Invasive Species Compendium

Detailed coverage of invasive species threatening livelihoods and the environment worldwide

Abstract

Range expansion of the western tubenose goby (Proterorhinus semilunaris Heckel, 1837) in eastern Lake Ontario and the upper St. Lawrence River.

Abstract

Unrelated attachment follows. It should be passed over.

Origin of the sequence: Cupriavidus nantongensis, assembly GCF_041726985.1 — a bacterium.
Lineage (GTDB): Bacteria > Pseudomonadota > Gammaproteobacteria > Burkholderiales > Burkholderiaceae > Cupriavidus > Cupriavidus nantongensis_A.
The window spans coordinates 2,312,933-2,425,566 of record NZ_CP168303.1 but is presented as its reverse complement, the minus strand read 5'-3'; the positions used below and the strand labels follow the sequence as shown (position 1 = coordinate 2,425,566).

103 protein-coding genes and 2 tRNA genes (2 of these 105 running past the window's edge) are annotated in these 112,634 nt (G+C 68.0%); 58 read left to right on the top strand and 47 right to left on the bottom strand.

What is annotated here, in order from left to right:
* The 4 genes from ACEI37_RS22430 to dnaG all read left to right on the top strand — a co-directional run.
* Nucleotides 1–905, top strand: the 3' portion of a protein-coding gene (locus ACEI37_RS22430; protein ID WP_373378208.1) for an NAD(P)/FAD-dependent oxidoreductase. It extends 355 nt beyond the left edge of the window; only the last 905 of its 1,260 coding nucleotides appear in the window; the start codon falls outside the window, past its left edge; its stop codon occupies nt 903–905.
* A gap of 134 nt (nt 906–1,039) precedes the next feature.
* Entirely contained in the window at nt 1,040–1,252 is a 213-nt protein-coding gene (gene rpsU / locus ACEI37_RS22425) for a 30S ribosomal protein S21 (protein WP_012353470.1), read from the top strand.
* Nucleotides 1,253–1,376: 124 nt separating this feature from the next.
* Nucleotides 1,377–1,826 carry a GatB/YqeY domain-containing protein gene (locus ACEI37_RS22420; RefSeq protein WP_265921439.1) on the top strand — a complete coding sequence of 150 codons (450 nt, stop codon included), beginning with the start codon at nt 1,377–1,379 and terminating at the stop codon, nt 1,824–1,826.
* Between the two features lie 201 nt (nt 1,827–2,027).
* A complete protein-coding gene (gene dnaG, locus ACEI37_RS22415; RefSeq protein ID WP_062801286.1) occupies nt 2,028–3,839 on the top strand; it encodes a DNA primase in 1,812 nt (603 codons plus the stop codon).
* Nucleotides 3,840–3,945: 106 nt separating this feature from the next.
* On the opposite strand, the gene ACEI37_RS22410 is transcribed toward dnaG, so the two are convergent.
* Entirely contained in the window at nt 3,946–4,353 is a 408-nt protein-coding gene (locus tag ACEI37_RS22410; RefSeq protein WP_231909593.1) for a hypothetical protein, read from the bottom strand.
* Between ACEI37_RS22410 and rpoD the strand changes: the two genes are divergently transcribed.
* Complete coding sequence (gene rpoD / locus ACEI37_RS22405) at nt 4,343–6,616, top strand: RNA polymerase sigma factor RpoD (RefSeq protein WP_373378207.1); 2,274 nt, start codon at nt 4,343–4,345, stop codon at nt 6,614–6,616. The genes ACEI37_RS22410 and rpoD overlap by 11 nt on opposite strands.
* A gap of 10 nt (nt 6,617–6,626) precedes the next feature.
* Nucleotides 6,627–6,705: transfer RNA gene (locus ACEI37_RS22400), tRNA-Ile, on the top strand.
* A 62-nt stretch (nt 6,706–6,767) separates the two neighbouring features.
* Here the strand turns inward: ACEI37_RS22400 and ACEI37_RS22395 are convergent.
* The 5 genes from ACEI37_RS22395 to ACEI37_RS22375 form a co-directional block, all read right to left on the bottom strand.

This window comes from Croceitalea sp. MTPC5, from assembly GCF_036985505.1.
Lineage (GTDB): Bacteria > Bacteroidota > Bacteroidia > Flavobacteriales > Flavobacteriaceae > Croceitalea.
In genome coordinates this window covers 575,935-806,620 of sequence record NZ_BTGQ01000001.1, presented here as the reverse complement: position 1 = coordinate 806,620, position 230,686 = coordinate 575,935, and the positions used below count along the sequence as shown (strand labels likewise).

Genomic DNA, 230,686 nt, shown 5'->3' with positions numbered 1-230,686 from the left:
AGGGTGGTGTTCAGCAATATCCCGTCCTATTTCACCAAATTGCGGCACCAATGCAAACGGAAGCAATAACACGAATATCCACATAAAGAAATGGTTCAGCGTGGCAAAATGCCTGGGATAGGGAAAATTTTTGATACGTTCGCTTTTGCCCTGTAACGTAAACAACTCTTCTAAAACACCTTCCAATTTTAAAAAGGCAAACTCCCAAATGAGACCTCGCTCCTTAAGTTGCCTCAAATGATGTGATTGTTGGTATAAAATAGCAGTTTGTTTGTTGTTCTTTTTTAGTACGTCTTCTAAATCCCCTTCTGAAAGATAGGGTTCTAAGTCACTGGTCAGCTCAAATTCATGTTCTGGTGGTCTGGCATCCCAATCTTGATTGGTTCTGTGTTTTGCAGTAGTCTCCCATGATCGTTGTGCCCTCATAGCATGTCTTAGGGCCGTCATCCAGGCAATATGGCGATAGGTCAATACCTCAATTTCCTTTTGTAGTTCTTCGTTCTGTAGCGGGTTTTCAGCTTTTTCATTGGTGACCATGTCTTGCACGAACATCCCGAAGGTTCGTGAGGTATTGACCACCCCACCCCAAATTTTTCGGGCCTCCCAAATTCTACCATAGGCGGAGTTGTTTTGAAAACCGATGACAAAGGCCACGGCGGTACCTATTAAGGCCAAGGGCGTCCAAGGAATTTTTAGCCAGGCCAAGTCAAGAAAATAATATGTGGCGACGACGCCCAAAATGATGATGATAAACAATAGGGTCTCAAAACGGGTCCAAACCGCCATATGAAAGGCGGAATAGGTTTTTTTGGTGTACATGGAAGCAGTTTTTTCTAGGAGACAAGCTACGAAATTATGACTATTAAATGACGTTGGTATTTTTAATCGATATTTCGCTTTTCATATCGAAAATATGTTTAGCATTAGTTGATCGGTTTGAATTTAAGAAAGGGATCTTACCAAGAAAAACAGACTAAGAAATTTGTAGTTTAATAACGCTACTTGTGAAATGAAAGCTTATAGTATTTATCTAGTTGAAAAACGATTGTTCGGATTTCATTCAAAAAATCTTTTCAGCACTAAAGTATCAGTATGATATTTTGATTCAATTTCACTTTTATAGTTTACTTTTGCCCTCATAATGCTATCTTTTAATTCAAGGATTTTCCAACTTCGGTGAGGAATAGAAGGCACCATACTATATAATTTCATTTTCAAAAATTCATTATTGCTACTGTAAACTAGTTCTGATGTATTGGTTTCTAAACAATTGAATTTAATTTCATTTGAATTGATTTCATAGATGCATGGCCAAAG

The western tubenose goby (Proterorhinus semilunaris) has been documented in the Great Lakes basin since the 1990s, when it was introduced to the system via the discharge of ballast water originating in the Ponto-Caspian region of eastern Europe. The first report of this species in the eastern Lake Ontario-St. Lawrence River Basin occurred in 2011, outside of Kingston, Ontario, but beginning in 2016 it has consistently appeared in annual ichthyological surveys in the Thousand Islands region of the upper St. Lawrence River. While these fish have not been detected in great numbers, their presence marks an expanding eastern invasion front into the St. Lawrence River, which could have ecological implications systemwide. Both active adult movement and passive downstream drift of larval tubenose goby coupled with introduction of this species via domestic ballast water discharge within the Great Lakes could be providing a secondary invasion route along the St. Lawrence Seaway.